It’s important to keep in mind what the end goal for this model is, as was outlined in the definition of social sustainability above: building opportunity and improving individual and community quality of life over time. All of these capital stocks within a community can be, when addressed and viewed together as a system and network, the building blocks for opportunity for all. They all directly support the generation and expansion of opportunity for those who engage with them, and they are a part of a feedback loop where an improvement in one capital stock creates more opportunity and causes a chain reaction in other stocks, which further fosters opportunities, and so on.
Community Economic Development: Mobilizing Community Capital
This is where community economic development enters into the social sustainability picture, as it’s the mobilizing strategies and framework that lie behind effective social sustainability. Community economic development builds upon its more mainstream sibling, economic development, or “the mobilization of the natural, human, capital, and infrastructure resources of a community to create wealth.” It focuses more on the process of sustainable development as much as it focuses on its tangible goals; it emphasizes the engagement of community members in local policymaking.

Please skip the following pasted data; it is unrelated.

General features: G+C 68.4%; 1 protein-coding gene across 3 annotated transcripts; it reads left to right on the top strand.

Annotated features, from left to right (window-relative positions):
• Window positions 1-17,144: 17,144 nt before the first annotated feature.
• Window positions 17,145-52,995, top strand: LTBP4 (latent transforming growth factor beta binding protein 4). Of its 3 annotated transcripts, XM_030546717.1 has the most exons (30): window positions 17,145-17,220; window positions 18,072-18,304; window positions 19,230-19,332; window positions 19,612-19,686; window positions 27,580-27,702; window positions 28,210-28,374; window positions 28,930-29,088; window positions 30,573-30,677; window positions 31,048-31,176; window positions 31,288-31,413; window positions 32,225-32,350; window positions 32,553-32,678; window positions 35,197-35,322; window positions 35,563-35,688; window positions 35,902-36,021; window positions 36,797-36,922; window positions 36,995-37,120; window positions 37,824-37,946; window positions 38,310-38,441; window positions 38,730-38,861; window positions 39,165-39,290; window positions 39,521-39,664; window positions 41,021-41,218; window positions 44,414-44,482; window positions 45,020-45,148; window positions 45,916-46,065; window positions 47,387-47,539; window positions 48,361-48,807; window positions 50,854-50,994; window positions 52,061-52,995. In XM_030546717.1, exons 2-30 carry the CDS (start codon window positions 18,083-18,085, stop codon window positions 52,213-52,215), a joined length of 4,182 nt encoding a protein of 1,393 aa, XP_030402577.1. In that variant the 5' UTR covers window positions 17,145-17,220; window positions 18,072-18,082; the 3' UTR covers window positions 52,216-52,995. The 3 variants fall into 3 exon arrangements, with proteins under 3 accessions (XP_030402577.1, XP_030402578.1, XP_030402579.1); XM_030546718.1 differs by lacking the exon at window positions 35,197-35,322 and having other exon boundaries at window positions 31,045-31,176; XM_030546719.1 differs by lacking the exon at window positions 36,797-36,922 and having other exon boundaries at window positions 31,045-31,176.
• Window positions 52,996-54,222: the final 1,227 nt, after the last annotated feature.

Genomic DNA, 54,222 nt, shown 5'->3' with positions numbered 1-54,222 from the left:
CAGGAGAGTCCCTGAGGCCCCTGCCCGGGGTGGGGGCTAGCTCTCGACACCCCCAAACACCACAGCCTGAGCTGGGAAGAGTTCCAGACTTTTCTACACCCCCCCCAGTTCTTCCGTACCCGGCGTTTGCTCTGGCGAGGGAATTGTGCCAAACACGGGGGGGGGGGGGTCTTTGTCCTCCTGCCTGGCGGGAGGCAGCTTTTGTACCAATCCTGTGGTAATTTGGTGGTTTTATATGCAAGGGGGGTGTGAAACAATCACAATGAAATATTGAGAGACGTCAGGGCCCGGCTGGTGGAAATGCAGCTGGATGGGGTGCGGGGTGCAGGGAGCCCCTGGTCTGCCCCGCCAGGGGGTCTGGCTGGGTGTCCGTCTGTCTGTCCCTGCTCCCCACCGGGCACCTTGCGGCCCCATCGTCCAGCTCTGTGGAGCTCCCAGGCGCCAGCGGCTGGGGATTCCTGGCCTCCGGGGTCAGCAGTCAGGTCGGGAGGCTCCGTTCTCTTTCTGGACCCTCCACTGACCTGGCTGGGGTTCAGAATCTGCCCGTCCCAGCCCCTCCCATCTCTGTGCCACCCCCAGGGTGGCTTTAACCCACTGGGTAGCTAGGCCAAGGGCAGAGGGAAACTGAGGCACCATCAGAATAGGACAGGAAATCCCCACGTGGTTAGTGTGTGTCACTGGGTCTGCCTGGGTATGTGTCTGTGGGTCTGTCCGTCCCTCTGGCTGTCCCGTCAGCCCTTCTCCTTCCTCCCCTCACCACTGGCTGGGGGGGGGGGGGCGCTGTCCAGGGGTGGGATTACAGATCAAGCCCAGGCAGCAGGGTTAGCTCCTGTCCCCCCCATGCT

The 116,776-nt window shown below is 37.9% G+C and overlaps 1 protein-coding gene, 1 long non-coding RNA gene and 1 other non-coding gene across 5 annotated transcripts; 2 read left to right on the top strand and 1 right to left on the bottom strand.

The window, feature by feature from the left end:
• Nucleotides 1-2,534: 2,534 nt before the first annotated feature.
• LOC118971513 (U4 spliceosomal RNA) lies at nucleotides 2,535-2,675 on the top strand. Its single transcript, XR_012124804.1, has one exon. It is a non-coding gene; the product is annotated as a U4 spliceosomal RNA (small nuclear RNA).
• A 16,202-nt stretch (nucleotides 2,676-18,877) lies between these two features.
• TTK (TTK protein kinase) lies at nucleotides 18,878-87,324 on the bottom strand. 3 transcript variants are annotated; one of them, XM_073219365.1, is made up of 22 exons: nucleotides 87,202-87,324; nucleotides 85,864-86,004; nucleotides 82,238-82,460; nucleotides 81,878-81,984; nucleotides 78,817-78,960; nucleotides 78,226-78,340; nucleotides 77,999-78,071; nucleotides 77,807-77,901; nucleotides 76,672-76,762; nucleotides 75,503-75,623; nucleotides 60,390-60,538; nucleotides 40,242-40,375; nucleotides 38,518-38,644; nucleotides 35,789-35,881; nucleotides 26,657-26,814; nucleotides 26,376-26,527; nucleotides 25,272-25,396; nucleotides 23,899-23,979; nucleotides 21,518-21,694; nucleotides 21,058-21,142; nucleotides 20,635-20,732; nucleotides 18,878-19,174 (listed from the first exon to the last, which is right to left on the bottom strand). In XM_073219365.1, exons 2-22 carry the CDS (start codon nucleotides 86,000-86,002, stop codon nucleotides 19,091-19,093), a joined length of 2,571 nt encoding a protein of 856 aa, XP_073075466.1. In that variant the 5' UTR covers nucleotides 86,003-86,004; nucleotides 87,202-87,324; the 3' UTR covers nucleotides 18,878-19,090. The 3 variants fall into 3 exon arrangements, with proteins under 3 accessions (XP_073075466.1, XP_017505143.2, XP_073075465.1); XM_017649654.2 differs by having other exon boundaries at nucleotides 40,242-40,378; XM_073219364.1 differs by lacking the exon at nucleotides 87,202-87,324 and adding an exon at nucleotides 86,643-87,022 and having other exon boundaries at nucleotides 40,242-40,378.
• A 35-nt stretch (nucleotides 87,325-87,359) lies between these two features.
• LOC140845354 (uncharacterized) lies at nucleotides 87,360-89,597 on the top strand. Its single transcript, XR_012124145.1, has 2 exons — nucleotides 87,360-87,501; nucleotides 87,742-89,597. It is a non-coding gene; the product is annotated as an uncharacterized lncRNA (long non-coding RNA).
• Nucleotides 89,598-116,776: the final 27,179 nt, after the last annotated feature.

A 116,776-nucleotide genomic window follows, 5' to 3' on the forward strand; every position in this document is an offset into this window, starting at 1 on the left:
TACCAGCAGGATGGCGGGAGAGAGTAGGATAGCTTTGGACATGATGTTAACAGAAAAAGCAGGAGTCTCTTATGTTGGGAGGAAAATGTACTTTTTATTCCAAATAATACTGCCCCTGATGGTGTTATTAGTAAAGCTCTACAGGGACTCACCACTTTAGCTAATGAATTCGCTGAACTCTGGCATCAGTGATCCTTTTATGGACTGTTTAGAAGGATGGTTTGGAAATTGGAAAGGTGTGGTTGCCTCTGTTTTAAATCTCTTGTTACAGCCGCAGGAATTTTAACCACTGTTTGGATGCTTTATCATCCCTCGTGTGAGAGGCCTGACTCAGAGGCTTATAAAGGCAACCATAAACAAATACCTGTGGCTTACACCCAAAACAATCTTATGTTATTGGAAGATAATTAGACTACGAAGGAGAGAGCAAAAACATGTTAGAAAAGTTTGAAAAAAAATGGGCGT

The lifeblood of our democracy is public participation. Thomas Jefferson believed it to be so in a private letter to George Washington: “It is an axiom in my mind that our liberty can never be safe but in the hands of the people themselves, and that, too, of the people with a certain degree of instruction. This is the business of the state to effect, and on a general plan.” If the citizens of a community aren’t involved and playing a major role in discussing, crafting, and implementing social sustainability policies, they will be mortally crippled from the start and will most certainly fall short of their intended pursuit of building opportunity for all. The only way everyone can improve their opportunities is if everyone is involved in building those opportunities. Through cooperation, we can achieve the type of communities in which we all want to live.